But there has been some fun too as we “get ready”. I love to shop. I love to shop with Tasia. And there has been a lot of associated dorm room shopping. She and her lovely best friend and soon to be roommate Dany decided early on that the colors of the room would be aqua and salmon. Sounds great, but do you have any idea how hard it is to find the right shade of salmon? (“Um…no…that’s peach mom!”). We have worn out the route to Bed Bath and Beyond, my kids laughing as I never seem to be able to find that ubiquitous 20% off coupon when I need it. A trip to IKEA was a huge success, but I largely credit that to Dany’s Ukranian-born mom, a beautiful and petite woman who maneuvered us deftly through the store with military precision.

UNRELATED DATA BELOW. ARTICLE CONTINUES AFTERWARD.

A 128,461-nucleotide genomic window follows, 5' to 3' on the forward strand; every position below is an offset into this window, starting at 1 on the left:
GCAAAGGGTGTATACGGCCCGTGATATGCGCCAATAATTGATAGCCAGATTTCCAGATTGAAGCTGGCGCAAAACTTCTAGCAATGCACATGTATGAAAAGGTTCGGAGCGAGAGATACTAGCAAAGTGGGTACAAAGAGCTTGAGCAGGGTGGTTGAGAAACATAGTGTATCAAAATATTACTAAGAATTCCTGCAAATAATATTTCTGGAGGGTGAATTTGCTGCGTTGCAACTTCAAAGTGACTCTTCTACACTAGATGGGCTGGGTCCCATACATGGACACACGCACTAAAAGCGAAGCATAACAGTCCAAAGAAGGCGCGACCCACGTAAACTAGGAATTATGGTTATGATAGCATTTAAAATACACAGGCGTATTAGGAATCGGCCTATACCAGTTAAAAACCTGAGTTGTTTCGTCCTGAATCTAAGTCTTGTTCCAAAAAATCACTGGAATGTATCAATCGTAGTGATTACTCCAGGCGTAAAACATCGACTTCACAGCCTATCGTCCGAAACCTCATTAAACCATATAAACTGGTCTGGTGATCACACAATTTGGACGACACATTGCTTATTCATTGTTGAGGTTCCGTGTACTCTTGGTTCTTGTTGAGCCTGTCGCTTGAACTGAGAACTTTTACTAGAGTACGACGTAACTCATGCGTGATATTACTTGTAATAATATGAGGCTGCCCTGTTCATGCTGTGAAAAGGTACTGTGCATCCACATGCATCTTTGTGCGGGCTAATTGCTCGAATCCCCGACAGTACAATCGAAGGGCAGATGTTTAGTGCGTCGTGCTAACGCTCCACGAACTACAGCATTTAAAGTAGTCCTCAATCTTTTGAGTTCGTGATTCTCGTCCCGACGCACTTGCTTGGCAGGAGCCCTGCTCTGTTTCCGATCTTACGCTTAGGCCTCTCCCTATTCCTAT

The IKEA gang

The IKEA gang

Along our summer journey, I have also experienced some wistfulness about my own college experience that prompted me to think about one of my favorite movies, Old School. In the movie, Will Ferrell, Luke Wilson and Vince Vaughn find their lives at a crossroads in their thirties and decide to experience a “college do-over” and form their own frathouse on a college campus. The college fun without the college classes. The thought has definitely occurred to me that I would “do so well” at college if I could go back now. Not the class part (I did pretty well there the first time) but the fun part. I was an anxious homesick kid and it definitely impacted my freshman year. Now? With all of my adult toolbox? I could totally manage it!


But that’s life, right? We don’t get do-overs. The trick is to try to do the best you can. And of course, everything—and perhaps, especially- the mistakes, warts and disappointments can sometimes lead to the best opportunities and outcomes. Tasia and I were talking about my own freshman experience the other night before bed (while snuggling Sasha), and she said “So, what are you complaining about? You turned out pretty well.”. Nice. That girl might make a good therapist someday.